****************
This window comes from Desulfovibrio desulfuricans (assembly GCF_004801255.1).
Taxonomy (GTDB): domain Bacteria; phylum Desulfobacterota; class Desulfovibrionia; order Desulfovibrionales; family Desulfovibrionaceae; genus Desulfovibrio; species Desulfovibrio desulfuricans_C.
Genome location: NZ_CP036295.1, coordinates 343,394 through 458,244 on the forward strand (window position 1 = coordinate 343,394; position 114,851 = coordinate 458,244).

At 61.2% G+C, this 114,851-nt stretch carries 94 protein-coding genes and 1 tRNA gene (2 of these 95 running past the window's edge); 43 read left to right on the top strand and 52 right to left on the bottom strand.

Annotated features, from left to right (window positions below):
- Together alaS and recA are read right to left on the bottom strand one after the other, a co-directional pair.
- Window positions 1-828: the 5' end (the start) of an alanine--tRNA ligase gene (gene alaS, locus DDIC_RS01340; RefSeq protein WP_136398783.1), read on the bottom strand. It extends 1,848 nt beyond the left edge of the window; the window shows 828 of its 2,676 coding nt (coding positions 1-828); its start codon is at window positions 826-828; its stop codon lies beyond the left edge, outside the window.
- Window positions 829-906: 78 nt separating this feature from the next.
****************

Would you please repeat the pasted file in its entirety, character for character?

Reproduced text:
This window comes from Desulfovibrio desulfuricans (assembly GCF_004801255.1).
Taxonomy (GTDB): domain Bacteria; phylum Desulfobacterota; class Desulfovibrionia; order Desulfovibrionales; family Desulfovibrionaceae; genus Desulfovibrio; species Desulfovibrio desulfuricans_C.
Genome location: NZ_CP036295.1, coordinates 343,394 through 458,244 on the forward strand (window position 1 = coordinate 343,394; position 114,851 = coordinate 458,244).

At 61.2% G+C, this 114,851-nt stretch carries 94 protein-coding genes and 1 tRNA gene (2 of these 95 running past the window's edge); 43 read left to right on the top strand and 52 right to left on the bottom strand.

Annotated features, from left to right (window positions below):
- Together alaS and recA are read right to left on the bottom strand one after the other, a co-directional pair.
- Window positions 1-828: the 5' end (the start) of an alanine--tRNA ligase gene (gene alaS, locus DDIC_RS01340; RefSeq protein WP_136398783.1), read on the bottom strand. It extends 1,848 nt beyond the left edge of the window; the window shows 828 of its 2,676 coding nt (coding positions 1-828); its start codon is at window positions 826-828; its stop codon lies beyond the left edge, outside the window.
- Window positions 829-906: 78 nt separating this feature from the next.